Speaking Sanskrit “like a native” the result of past life actions?

During an unrelated search this afternoon I stumbled across this Times of India article from two years ago extolling the great Sanskrit mastery of my old friend Mike Williams. Like me Mike is a graduate of Cardiff University’s Religious Studies B.A., and we also overlapped as postgraduates in Oxford. Unlike me, Mike took to Sanskrit like a natural, and has placed the language at the centre of his research since then (a PhD at Manchester and now post-doctoral work).

The most intriguing thing about this newspaper article is the suggestion that Mike’s Sanskrit proficiency and interest in Sanskritic culture must be the result of actions in his past lives. I found myself wondering what actions would have such a result? The implication is that during a past life he made some sort of merit, or pleased the gods in some way, thus leading to his exposure to Sanskrit during his current lifetime. However, how would he have ended up in Wales of all places? Perhaps he was an Indian in a past life (I could believe that), maybe even a learned pandit, and then he committed some sort of transgression that led to a rebirth far away from his homeland. But his great love of Sanskrit in his past life helped draw him to Cardiff University and beyond…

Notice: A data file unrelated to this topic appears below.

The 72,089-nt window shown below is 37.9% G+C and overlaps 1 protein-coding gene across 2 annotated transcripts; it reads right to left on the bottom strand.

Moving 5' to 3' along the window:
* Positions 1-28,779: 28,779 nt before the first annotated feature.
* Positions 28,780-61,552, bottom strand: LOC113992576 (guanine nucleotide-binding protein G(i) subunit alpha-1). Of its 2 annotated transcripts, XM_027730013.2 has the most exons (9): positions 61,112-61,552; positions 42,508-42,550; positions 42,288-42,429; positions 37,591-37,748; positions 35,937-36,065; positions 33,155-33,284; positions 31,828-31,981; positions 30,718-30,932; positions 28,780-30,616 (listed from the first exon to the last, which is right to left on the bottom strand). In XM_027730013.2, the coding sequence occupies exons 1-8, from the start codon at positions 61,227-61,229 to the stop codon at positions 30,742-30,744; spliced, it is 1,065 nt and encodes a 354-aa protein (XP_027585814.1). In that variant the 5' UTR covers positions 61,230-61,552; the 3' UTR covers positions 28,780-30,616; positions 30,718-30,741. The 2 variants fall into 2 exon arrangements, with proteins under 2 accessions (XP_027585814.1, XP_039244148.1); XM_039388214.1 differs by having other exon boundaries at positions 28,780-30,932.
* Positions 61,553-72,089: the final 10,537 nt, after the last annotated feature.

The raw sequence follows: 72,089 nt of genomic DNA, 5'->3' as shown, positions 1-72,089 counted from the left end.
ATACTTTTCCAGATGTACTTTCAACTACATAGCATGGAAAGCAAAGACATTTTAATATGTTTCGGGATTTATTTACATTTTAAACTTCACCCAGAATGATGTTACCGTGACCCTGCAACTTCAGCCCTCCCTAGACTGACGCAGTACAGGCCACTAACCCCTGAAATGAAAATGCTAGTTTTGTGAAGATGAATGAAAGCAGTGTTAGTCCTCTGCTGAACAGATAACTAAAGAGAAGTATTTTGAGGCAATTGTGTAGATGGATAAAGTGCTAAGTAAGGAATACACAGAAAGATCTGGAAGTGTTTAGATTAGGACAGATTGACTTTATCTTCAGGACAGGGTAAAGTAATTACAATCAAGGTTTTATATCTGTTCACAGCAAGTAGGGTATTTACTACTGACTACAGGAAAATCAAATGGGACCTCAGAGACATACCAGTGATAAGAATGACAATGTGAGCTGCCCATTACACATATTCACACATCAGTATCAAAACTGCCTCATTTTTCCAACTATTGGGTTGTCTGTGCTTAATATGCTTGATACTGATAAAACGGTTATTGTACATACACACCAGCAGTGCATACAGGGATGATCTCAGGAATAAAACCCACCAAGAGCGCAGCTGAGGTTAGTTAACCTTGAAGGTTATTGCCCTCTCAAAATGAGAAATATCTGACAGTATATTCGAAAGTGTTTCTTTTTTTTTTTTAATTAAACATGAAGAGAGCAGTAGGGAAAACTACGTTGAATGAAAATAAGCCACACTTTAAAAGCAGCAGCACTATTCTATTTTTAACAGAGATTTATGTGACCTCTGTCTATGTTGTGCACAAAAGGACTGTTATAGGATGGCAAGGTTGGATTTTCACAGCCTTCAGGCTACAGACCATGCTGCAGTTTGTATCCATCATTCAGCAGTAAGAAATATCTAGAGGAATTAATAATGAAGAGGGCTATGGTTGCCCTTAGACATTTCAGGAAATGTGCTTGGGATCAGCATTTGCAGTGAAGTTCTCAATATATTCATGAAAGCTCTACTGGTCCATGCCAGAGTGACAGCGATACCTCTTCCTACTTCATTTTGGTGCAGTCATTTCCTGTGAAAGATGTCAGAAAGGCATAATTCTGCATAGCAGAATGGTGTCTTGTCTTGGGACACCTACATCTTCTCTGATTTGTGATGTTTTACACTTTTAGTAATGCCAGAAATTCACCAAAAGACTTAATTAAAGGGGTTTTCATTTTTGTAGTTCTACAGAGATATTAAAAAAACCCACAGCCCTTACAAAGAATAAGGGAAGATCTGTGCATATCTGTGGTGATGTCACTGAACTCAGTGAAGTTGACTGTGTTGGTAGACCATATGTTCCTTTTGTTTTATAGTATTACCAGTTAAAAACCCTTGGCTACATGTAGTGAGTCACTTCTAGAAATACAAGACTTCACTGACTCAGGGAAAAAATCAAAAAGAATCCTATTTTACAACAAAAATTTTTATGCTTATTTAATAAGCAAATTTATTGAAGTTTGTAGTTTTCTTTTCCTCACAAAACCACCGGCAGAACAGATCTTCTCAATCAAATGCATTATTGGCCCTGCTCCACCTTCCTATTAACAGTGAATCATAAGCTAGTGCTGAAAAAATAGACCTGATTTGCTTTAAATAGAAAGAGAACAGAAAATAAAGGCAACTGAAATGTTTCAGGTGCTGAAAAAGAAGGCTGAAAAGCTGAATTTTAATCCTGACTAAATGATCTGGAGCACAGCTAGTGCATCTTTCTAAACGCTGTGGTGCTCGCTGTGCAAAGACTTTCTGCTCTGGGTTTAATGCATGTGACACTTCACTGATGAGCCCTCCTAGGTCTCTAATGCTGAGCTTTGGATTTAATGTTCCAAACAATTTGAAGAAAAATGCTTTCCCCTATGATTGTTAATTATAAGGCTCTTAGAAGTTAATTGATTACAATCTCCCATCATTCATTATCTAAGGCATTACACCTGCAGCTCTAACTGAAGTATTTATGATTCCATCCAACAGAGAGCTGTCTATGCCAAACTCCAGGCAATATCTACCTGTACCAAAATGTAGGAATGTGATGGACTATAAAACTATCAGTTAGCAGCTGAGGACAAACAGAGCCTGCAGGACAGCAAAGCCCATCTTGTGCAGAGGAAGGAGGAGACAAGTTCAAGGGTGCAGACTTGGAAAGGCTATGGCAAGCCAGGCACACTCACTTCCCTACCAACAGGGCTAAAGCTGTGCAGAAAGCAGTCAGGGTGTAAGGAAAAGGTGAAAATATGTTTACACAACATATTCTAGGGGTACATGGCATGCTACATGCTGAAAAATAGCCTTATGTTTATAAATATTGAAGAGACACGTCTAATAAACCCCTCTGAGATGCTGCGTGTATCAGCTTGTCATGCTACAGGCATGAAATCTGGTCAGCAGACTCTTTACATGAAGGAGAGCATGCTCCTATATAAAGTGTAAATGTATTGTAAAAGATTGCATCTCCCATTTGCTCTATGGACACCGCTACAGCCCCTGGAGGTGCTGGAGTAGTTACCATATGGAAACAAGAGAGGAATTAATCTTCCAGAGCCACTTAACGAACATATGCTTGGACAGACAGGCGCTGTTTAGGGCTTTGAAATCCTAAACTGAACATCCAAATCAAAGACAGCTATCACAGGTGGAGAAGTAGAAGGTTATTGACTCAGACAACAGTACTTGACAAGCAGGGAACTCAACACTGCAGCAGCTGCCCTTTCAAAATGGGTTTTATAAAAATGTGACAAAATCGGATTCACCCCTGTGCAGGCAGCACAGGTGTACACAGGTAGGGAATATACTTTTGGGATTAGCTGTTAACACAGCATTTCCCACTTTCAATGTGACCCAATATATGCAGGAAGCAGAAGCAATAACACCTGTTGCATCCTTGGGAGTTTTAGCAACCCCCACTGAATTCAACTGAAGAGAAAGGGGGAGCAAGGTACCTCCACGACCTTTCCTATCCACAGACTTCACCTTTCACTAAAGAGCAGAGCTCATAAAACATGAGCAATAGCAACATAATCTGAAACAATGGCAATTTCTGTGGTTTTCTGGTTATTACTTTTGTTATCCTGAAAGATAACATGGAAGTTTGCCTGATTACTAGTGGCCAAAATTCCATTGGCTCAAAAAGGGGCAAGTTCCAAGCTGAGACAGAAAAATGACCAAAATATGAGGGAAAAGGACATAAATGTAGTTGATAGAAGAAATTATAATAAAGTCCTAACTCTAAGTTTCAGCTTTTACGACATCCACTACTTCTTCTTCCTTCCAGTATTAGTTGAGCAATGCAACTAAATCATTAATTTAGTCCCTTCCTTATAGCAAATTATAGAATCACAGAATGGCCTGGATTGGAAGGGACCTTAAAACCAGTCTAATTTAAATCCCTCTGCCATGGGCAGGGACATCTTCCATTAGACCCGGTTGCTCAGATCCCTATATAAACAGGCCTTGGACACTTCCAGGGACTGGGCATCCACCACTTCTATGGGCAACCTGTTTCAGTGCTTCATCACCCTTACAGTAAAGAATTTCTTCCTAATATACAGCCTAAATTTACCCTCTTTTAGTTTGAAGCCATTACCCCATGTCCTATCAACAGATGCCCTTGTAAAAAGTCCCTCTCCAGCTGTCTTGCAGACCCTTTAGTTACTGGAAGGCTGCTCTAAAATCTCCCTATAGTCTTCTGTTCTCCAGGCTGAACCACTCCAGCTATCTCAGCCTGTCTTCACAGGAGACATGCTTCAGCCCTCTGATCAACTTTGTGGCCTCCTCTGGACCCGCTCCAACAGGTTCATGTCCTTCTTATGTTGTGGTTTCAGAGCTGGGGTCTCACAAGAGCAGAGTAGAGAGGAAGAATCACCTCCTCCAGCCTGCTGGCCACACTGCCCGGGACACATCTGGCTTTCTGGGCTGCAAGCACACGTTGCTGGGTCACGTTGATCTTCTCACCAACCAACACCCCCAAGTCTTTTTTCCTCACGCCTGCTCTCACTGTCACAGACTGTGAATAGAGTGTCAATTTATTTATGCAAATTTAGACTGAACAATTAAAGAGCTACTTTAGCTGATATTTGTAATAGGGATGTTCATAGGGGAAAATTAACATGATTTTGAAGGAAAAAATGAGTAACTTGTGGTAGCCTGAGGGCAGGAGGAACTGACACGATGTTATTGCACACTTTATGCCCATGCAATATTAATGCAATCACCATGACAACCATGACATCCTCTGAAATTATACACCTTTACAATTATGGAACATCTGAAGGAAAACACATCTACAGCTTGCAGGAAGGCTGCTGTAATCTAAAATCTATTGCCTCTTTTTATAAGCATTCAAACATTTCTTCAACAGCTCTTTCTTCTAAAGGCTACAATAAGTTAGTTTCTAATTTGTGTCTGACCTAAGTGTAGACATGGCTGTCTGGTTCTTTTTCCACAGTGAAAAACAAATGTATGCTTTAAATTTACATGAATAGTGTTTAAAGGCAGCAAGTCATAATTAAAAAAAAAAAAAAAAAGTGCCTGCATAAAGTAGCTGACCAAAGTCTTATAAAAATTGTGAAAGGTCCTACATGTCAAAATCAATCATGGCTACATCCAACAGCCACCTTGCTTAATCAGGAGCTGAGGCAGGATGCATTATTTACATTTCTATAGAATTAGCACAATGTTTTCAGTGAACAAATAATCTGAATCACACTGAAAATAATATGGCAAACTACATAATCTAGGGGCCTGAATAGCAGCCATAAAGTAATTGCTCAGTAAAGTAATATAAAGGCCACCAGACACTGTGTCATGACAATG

Clearly I have spent too long studying multi-life stories if I now spend my time composing my own. But they do make such lovely explanatory aids.


About naomiappleton

I work in the Divinity School at the University of Edinburgh, where I research and teach subjects related to South and Southeast Asian religions.
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